Waste management in the microbiology laboratory
The treatment of these wastes is not a cheap task and is becoming an increasingly important problem worldwide. Air pollution has increased and the transport and handling of these wastes poses potentially catastrophic risks, and landfills are filling up at a staggering rate.
Healthcare waste and its by-products are composed of a wide spectrum of materials. It is for this reason that the first important step in waste management is minimizing healthcare waste and proper separation at its source of creation: the medical facility. In doing so, we are ensuring effective treatment and efficient control.
Conventional waste makes up the majority of daily healthcare waste and is considered waste that does not pose a risk to people or the environment (in terms of non-biological, chemical or radioactive material). It is waste that can be treated at the point of treatment and recycling of conventional municipal waste.
Waste disposal in the laboratory
Medical and laboratory waste of various origins is generated in healthcare environments, as a large number of products are handled and operations are carried out that lead to the generation of waste that is often hazardous to health and/or the environment.
Generally, the amount of waste generated in these areas is not a high percentage of the total volume of waste generated. In hospitals or laboratories, waste of all types must be managed: paper and cardboard that is thrown in the blue container, packaging that is deposited in the yellow container, organic waste that is thrown in the container for this type of waste… and specific waste that must be treated in a specific way due to the risk that it may pose, with special attention and taking safety measures.
Hospitals generate all types of waste in their different areas, from bio-sanitary waste to organic waste or generic waste such as paper, cardboard and packaging. Therefore, the first step should be to separate the different types of waste and manage each of them in the proper way, throwing them all in the appropriate containers.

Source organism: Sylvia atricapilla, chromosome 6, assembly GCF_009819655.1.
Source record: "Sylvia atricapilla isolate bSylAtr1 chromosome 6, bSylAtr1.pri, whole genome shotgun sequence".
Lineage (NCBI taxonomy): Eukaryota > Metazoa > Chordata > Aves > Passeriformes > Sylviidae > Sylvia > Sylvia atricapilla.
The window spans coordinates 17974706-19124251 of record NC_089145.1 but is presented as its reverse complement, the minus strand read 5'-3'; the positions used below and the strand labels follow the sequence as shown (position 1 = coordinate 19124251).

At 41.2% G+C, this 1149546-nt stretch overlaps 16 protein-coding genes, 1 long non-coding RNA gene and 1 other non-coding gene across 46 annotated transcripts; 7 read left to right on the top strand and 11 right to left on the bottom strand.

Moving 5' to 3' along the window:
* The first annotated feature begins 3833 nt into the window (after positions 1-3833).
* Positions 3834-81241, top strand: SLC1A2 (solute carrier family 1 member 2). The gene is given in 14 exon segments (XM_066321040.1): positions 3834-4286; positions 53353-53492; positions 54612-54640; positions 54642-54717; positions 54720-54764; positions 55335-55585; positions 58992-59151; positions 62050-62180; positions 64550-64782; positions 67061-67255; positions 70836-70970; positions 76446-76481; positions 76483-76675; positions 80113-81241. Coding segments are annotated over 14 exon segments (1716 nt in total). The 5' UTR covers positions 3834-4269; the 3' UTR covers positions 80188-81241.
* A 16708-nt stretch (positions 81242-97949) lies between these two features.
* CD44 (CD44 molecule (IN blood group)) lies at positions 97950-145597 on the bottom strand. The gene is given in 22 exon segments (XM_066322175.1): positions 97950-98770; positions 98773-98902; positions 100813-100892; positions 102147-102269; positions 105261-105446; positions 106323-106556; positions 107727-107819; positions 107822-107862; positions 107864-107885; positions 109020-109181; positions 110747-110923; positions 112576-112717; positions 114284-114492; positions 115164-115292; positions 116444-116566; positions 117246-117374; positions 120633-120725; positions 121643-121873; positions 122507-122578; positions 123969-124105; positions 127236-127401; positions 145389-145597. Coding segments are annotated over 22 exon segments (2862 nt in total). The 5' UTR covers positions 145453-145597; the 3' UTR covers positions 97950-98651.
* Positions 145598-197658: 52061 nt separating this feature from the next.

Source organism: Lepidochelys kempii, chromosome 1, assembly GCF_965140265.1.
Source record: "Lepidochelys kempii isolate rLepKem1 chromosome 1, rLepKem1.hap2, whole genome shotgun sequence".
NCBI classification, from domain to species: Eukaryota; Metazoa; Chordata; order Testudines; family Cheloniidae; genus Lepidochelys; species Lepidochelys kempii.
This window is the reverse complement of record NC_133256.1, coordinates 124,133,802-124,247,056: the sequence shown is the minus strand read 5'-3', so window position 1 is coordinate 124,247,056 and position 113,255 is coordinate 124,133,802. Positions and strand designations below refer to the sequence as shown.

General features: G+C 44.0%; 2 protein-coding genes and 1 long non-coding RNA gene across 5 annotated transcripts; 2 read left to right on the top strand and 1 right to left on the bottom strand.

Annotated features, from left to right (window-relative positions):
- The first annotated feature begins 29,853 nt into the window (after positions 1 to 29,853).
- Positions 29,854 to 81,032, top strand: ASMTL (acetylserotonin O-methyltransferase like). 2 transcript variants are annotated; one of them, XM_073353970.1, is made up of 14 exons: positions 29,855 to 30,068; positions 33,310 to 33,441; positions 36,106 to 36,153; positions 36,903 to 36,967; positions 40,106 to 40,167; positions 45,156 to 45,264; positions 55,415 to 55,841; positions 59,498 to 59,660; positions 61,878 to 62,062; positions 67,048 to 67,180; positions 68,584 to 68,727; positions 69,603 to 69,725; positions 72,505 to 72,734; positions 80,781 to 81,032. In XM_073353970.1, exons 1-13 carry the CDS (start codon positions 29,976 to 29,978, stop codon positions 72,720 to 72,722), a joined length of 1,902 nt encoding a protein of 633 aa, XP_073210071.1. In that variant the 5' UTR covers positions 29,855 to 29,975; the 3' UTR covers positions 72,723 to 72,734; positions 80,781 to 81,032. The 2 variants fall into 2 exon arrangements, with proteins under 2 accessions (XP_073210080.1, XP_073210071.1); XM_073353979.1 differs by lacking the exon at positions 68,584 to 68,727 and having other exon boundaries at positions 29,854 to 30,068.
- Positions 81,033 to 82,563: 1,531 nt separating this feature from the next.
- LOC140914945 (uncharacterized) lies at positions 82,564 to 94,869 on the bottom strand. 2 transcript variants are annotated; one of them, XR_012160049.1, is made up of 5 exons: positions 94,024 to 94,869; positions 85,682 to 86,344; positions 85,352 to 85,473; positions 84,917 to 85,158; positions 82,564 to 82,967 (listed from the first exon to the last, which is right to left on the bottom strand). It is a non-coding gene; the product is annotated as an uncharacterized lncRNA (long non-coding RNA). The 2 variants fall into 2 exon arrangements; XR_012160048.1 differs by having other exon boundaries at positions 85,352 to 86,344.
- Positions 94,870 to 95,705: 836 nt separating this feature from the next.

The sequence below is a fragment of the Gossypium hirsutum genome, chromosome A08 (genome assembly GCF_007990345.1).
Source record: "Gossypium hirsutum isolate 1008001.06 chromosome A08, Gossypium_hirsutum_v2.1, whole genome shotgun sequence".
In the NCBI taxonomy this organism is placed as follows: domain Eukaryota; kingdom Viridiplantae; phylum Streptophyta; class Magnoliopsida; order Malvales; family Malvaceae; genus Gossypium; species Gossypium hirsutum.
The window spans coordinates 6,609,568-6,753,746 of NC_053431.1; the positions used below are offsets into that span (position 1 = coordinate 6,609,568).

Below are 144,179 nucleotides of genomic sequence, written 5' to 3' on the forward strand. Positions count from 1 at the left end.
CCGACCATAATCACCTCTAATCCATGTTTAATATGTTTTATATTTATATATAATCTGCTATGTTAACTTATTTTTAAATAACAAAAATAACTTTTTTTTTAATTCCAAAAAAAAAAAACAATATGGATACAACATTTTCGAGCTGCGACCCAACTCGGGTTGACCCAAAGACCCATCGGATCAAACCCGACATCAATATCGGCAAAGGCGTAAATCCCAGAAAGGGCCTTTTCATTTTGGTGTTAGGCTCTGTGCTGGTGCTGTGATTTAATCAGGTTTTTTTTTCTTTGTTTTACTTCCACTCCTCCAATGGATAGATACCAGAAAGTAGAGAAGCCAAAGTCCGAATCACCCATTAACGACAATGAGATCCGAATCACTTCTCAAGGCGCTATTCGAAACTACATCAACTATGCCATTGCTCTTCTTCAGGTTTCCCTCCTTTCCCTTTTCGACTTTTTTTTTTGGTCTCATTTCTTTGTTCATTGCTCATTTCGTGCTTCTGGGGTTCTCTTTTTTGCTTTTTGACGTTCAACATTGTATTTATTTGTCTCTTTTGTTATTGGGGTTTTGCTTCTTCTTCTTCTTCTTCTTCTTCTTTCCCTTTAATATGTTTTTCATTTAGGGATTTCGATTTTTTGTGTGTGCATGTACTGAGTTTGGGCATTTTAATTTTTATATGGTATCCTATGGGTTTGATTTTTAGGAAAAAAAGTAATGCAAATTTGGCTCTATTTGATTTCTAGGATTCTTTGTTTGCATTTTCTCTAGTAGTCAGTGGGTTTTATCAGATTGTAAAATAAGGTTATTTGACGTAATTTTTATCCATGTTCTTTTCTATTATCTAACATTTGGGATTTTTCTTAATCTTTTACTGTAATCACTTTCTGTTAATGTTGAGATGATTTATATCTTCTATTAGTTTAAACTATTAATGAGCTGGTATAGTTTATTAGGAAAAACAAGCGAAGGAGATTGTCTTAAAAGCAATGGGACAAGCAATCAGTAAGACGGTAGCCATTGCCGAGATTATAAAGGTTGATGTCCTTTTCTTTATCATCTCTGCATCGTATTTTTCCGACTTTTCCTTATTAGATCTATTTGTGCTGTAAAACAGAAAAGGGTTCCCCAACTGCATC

Laboratory waste examples
Regarding the stage of collection and primary storage of waste, 44% of the laboratories use type 1, 32% accumulate waste under type 2 criteria and 20% use another form of accumulation (Figure 3).
There is no uniformity in the frequency of internal transport of biological waste (Figure 4). In most laboratories, waste is transported weekly (24%), daily (20%) and 16% of the laboratories transport it in a variable manner, ranging from daily to monthly.
Classification of laboratory waste containers
Identify the waste produced in the laboratory activity and request the most appropriate container for each type depending on the state (liquid, solid or gel), the speed of its generation and the space available in the laboratory.
Laboratory waste is classified into different categories according to its nature, hazardousness and final destination. Please classify each waste you generate into one of the groups in the following table (Consult SEPA for any doubt or clarification about the classification of waste). Download the corresponding label, filling in the blanks (substance/s contained in the container, applicant’s data). They are in fillable pdf format. For your convenience, the “applicant’s data” fields are autocopied on all labels once they have been written on any of them. Attach them to the container before you start filling it, that way everyone in your group will know what is being deposited in it.
VERY IMPORTANT: the labels include a hazard pictogram that must be printed in color, in accordance with the REACH Regulation (Registration, Evaluation, Authorization and Restriction of Chemicals), and preferably on four-label self-adhesive paper (If you do not have a color printer, print in black and white and color the border of the hazard pictogram with a red marker pen).